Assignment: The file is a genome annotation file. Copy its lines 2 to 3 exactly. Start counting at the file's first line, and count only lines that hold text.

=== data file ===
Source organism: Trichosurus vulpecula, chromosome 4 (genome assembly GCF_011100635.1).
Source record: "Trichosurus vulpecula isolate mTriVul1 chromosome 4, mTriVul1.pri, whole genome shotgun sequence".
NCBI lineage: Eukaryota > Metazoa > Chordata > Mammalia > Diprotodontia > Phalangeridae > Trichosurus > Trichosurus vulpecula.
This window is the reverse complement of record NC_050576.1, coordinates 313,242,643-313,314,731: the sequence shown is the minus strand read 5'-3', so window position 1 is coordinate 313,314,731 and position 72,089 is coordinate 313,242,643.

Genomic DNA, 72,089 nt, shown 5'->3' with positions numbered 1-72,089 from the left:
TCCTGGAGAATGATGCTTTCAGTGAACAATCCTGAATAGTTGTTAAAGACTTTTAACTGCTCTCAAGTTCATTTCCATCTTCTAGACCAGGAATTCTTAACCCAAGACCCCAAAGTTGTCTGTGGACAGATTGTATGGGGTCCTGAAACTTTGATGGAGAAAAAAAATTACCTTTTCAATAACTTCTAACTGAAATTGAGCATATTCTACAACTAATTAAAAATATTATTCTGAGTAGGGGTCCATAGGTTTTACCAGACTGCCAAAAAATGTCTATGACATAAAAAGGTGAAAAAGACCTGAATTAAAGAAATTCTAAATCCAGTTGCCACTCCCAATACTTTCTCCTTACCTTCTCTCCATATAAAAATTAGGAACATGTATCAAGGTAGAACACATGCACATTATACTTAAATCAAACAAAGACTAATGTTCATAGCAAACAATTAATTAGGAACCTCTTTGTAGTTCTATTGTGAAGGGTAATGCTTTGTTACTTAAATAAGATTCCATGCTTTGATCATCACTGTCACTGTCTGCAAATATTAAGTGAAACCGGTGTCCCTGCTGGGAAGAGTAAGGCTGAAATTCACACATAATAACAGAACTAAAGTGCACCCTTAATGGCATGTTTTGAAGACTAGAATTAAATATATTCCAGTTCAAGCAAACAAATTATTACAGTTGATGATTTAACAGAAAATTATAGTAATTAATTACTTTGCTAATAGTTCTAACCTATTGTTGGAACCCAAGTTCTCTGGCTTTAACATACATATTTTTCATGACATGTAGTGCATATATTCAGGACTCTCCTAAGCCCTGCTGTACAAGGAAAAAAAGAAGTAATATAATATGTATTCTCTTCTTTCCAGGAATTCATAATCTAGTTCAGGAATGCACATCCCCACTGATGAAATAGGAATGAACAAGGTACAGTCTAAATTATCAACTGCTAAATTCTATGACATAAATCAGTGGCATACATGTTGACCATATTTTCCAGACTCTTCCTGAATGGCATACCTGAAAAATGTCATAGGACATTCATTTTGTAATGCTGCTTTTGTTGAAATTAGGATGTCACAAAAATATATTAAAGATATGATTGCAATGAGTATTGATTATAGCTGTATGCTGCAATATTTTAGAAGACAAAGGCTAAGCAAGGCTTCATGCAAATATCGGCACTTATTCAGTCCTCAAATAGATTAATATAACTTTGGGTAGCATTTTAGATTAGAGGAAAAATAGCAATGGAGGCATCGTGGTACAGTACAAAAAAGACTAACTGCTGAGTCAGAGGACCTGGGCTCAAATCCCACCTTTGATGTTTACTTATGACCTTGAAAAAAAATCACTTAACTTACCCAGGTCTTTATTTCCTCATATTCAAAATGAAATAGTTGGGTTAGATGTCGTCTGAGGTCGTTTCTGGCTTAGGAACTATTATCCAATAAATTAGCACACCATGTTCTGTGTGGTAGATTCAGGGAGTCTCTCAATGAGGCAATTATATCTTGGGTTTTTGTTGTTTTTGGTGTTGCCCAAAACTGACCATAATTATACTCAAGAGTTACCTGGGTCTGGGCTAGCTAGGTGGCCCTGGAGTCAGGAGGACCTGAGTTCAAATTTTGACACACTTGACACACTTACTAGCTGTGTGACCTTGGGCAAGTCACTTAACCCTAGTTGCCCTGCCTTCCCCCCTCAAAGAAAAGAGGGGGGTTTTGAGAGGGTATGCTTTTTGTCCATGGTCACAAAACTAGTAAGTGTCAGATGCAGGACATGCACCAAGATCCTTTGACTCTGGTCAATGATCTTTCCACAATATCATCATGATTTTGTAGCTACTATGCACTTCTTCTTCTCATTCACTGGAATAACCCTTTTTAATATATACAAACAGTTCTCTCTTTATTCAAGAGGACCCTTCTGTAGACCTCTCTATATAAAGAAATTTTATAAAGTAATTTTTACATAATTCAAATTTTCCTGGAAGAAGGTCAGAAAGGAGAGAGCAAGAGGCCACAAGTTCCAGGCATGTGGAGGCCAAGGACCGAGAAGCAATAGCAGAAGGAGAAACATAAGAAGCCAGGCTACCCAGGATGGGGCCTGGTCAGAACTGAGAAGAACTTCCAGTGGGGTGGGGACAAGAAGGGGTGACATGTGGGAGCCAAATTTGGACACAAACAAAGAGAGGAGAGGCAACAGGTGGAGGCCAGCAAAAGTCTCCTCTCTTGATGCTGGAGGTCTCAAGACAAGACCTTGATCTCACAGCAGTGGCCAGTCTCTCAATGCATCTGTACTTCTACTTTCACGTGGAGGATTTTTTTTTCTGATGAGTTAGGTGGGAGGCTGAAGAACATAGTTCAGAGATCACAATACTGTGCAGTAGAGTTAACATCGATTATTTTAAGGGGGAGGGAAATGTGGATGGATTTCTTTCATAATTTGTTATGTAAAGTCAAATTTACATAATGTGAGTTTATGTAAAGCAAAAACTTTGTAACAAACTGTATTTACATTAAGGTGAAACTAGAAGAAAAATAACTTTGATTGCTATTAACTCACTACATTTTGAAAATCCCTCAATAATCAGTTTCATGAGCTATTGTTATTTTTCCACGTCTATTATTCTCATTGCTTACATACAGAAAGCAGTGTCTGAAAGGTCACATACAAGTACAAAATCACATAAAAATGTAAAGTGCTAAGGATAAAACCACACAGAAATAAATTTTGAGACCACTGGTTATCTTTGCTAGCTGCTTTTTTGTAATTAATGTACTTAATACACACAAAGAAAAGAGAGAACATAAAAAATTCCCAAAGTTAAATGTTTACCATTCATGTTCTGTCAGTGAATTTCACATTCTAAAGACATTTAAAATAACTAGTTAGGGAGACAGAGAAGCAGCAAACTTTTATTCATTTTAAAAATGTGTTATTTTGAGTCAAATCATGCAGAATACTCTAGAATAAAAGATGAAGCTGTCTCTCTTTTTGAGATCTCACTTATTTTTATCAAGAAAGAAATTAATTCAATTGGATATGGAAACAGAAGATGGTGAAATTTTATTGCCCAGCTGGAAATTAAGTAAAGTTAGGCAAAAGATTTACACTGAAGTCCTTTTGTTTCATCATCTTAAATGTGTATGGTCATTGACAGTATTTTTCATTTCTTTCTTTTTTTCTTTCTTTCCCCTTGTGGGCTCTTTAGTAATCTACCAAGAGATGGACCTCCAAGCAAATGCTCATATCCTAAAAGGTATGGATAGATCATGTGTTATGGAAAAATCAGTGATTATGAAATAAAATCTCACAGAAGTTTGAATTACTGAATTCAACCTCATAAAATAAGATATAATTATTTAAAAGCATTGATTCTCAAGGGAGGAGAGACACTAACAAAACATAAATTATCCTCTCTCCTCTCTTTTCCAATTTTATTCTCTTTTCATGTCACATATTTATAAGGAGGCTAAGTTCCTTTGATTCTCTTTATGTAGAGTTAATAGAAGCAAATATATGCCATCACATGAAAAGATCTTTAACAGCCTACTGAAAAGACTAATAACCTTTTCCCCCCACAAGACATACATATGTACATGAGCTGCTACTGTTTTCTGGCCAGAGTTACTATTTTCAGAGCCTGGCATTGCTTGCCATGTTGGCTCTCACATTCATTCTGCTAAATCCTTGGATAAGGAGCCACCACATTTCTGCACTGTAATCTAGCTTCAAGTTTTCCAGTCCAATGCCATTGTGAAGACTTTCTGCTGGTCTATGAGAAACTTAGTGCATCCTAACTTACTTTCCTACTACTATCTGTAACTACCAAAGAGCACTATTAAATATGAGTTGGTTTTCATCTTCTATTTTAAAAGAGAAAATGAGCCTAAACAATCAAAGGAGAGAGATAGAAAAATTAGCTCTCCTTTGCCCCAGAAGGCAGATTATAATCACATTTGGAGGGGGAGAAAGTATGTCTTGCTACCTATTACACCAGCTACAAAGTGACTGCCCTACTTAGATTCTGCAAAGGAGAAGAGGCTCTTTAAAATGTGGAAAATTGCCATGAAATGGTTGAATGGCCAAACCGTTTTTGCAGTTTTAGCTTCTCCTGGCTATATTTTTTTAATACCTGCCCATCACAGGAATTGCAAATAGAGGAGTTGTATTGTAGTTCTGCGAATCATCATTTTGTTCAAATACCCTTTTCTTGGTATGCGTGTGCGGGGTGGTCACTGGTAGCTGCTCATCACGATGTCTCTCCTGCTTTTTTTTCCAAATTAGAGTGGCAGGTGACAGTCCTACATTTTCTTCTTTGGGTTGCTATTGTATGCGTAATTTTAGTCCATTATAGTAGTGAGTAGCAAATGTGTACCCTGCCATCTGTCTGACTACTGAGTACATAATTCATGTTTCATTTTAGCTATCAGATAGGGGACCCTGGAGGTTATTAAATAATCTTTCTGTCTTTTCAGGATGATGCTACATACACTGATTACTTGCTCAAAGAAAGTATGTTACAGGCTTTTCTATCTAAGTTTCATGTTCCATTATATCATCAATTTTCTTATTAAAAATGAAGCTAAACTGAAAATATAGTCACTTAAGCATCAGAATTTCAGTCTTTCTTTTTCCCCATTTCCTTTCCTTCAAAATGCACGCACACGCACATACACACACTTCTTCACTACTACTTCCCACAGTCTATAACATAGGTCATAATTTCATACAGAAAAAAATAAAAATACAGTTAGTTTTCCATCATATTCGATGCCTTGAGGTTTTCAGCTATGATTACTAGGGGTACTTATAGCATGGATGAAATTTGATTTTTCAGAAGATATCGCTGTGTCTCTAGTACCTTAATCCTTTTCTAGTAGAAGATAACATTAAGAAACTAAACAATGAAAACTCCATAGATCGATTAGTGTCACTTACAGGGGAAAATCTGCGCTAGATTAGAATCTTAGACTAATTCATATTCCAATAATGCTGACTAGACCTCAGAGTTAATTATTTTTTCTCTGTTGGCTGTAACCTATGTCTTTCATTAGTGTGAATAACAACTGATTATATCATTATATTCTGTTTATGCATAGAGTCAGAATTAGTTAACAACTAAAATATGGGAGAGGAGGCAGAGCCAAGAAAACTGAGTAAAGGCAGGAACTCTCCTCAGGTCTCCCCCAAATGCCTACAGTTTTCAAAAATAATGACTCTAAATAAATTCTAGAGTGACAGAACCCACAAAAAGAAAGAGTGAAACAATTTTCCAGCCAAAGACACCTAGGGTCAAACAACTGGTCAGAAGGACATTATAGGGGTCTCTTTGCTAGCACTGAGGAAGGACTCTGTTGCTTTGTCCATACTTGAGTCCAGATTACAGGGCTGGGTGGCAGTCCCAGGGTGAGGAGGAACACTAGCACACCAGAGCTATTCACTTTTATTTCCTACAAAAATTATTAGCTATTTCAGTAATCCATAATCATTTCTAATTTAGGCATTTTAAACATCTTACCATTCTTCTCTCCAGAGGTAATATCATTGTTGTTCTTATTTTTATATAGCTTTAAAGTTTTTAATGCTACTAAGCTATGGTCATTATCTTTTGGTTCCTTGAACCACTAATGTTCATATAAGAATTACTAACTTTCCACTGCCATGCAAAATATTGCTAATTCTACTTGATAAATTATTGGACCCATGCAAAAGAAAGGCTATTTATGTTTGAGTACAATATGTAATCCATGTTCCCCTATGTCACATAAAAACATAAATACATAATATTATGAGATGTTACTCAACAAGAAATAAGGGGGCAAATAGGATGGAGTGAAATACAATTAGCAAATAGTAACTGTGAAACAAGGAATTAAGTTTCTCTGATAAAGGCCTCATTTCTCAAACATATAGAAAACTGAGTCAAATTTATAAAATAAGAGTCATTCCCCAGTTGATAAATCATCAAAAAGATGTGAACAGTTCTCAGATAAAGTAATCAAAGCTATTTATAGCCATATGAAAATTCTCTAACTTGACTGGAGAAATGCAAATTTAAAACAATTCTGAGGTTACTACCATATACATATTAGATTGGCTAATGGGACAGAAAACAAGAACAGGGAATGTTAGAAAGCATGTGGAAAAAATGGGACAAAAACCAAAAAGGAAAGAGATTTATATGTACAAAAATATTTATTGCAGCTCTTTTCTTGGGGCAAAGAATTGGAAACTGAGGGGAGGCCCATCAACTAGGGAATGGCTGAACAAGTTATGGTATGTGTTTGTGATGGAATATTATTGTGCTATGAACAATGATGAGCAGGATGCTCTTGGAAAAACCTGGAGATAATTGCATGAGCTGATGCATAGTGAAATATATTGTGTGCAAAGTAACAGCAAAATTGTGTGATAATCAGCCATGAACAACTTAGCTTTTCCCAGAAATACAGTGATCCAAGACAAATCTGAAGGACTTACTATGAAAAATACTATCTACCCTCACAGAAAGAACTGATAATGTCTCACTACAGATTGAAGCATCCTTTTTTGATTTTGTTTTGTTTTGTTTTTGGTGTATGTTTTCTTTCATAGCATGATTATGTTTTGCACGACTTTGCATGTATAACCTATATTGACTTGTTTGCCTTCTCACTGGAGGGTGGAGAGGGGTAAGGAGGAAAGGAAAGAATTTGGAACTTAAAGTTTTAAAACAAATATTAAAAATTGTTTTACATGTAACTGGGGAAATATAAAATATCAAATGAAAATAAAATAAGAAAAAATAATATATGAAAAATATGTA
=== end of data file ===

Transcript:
Source record: "Trichosurus vulpecula isolate mTriVul1 chromosome 4, mTriVul1.pri, whole genome shotgun sequence".
NCBI lineage: Eukaryota > Metazoa > Chordata > Mammalia > Diprotodontia > Phalangeridae > Trichosurus > Trichosurus vulpecula.